Some days I long to be the benevolent dictator of all of our IT. Sure, I am the leader of IT, but I am not in complete control. My control over IT decreases as we distribute IT to our remote sites. I can specify the equipment they use, but I can't control what they do with the equipment. I can define processes and practices for how our remote sites use IT, but I can't monitor what our remote sites actually do. This has implications for my remote-site disaster recovery and business continuity plans.
But it begins with the everyday. For example, an employee at one of our remote sites considers himself, erroneously, to be quite adept at IT. So, when the site needs IT support, the site does not call the service desk. Instead, employees call Carl. Carl does his magic and shuts down the site. Carl then calls the service desk so we can bail him out. Try as I might, I cannot get the remote site to call us first. But if I were really in control of IT, I would exercise my rights as a benevolent dictator and have Carl put in stocks.
Back to disaster recovery and business continuity, which are among my remote-site sore spots. Let's face it: With the trouble we have managing backup and restore at our primary data centers, our remote sites barely have a chance. So, we need to make the process as simple and straightforward as possible.
I start by really
- If A systems are down for a few minutes, the business is at risk.
- B systems can be down for a few hours before the business is at risk.
- C systems can be down for a long time before the business is at risk. (One time, one of our C systems was down for six weeks before anyone outside IT noticed.)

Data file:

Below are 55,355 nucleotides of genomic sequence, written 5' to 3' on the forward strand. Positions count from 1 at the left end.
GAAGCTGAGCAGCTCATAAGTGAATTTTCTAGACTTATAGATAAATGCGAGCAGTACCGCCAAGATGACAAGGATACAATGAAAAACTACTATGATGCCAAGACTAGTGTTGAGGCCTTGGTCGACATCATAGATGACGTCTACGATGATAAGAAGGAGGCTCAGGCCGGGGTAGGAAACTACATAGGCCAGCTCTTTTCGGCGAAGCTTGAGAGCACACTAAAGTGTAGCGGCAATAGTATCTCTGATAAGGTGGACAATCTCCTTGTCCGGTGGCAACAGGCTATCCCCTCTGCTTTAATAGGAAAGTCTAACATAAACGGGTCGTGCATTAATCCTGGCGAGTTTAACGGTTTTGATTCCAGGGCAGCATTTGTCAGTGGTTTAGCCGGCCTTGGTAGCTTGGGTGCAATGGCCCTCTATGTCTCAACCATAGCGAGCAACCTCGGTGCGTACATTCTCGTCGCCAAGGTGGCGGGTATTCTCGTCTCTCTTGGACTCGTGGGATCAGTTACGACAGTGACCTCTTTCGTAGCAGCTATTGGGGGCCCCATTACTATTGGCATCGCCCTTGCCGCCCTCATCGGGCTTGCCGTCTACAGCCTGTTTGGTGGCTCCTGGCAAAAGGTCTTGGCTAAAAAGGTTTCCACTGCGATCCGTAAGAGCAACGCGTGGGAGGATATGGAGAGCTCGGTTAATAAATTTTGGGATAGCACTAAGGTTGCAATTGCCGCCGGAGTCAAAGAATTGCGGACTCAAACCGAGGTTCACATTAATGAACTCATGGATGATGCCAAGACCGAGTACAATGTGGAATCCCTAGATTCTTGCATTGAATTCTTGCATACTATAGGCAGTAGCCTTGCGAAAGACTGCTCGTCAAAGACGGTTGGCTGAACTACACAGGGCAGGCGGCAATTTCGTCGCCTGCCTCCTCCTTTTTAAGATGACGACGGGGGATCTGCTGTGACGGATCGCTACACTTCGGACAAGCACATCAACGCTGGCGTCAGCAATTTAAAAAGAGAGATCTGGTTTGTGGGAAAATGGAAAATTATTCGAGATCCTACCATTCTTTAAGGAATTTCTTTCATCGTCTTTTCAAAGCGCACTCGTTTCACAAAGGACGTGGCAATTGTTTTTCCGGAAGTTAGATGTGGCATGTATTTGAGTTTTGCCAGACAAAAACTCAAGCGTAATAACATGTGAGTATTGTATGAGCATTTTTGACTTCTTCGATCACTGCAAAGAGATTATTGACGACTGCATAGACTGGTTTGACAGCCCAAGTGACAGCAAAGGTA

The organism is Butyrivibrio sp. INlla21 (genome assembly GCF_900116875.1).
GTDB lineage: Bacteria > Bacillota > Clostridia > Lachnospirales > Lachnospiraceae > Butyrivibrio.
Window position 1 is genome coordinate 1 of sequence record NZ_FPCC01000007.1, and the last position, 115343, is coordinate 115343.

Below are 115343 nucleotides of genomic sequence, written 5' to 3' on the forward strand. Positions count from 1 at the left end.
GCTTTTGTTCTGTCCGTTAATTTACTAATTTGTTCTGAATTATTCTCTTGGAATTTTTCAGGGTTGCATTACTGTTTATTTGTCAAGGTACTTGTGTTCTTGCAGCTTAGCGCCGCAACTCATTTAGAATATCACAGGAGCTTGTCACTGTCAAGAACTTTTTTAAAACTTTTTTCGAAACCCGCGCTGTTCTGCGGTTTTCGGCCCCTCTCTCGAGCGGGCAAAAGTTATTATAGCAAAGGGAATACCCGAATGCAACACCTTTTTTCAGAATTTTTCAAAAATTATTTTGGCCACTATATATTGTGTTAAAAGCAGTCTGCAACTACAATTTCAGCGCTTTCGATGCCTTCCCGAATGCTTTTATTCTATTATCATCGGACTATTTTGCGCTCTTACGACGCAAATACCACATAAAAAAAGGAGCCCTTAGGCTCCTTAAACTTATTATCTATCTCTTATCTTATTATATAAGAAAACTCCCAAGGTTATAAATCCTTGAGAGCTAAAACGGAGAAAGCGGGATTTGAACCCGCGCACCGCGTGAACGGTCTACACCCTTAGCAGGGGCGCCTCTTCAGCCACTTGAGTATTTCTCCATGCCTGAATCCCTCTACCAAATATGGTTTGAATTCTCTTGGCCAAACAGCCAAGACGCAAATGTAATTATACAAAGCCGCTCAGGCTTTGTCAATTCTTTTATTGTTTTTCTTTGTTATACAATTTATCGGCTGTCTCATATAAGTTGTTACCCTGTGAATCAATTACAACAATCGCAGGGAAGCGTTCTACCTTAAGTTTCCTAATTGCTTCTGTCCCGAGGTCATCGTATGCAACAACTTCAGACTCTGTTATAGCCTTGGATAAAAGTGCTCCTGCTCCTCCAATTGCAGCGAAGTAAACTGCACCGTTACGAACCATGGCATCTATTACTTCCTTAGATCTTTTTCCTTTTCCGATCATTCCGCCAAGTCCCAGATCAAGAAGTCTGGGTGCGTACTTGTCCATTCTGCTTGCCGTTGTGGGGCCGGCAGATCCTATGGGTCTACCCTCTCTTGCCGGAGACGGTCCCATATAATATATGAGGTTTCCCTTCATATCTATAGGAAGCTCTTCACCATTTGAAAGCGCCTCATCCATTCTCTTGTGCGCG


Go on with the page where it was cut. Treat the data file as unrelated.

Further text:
I focus both my data center and remote-site disaster recovery and business continuity plans and tools on the A systems and data. Sorting our systems this way sometimes means that I don't need to worry about remote-site backup and recovery at all -- and what is simpler than that?
If, after stratifying systems into A, B, and C categories I still need to provide disaster recovery and business continuity to remote sites, I turn my attention to instructions that are written well, simply and clearly. These cover backup and recovery procedures, how to communicate in the event of an event, what to tell customers, etc.
For our procedures, we first find a willing or unwilling person or team in IT to write the first draft. We include lots of pictures to accompany our well-, simply and clearly written procedures. We then have someone in IT try out the instructions to see if he can accomplish the task. Once we fill in any of the gaps that this first test revealed, we ask one of our end users to follow the instructions. With this done, we send out the instructions and then cross our fingers that nothing really goes wrong.
More disaster recovery resources
When we are feeling bold and brave, we have one of our remote sites test our procedures by simulating an event. Can people there get access to and install their data backups and get back in business? What happens if they lose network and Internet connectivity? Can they contact employees and customers if the phone system is out? With just a few scenarios, we can usually find and fix the holes we have in our processes. With the right attitude, these tests end up being somewhat entertaining -- especially if you enjoy watching people wander around the neighborhood trying to remember the location of their safe gathering spot.
Sort, document, and test. That is what I do to improve the chances my remote sites will recover from what can go wrong. Not quite the control of a benevolent dictator -- but I will take what I can get.
Niel Nickolaisen is CIO at Western Governors University in Salt Lake City. He is a frequent speaker, presenter and writer on IT's dual role enabling strategy and delivering operational excellence. Write to him at firstname.lastname@example.org.
This was first published in March 2009